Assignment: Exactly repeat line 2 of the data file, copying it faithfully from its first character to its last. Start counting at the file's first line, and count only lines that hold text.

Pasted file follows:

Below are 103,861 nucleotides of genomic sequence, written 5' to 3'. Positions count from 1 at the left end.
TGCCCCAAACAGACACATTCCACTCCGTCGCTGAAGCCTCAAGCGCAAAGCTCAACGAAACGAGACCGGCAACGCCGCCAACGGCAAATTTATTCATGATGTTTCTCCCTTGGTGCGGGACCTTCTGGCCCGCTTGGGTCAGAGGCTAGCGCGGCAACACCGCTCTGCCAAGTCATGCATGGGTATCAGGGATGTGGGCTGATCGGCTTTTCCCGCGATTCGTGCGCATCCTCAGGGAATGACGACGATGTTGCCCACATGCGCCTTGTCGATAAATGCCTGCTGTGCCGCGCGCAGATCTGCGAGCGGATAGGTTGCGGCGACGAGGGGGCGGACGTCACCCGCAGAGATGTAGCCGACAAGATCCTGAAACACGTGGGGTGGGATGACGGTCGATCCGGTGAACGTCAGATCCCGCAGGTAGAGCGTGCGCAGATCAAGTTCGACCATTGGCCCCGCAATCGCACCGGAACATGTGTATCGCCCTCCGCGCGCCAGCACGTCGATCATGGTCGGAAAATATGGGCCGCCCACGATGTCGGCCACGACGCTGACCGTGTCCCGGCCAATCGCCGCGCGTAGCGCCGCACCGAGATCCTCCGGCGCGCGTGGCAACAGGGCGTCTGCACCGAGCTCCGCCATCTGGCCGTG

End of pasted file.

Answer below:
TGCCCCAAACAGACACATTCCACTCCGTCGCTGAAGCCTCAAGCGCAAAGCTCAACGAAACGAGACCGGCAACGCCGCCAACGGCAAATTTATTCATGATGTTTCTCCCTTGGTGCGGGACCTTCTGGCCCGCTTGGGTCAGAGGCTAGCGCGGCAACACCGCTCTGCCAAGTCATGCATGGGTATCAGGGATGTGGGCTGATCGGCTTTTCCCGCGATTCGTGCGCATCCTCAGGGAATGACGACGATGTTGCCCACATGCGCCTTGTCGATAAATGCCTGCTGTGCCGCGCGCAGATCTGCGAGCGGATAGGTTGCGGCGACGAGGGGGCGGACGTCACCCGCAGAGATGTAGCCGACAAGATCCTGAAACACGTGGGGTGGGATGACGGTCGATCCGGTGAACGTCAGATCCCGCAGGTAGAGCGTGCGCAGATCAAGTTCGACCATTGGCCCCGCAATCGCACCGGAACATGTGTATCGCCCTCCGCGCGCCAGCACGTCGATCATGGTCGGAAAATATGGGCCGCCCACGATGTCGGCCACGACGCTGACCGTGTCCCGGCCAATCGCCGCGCGTAGCGCCGCACCGAGATCCTCCGGCGCGCGTGGCAACAGGGCGTCTGCACCGAGCTCCGCCATCTGGCCGTG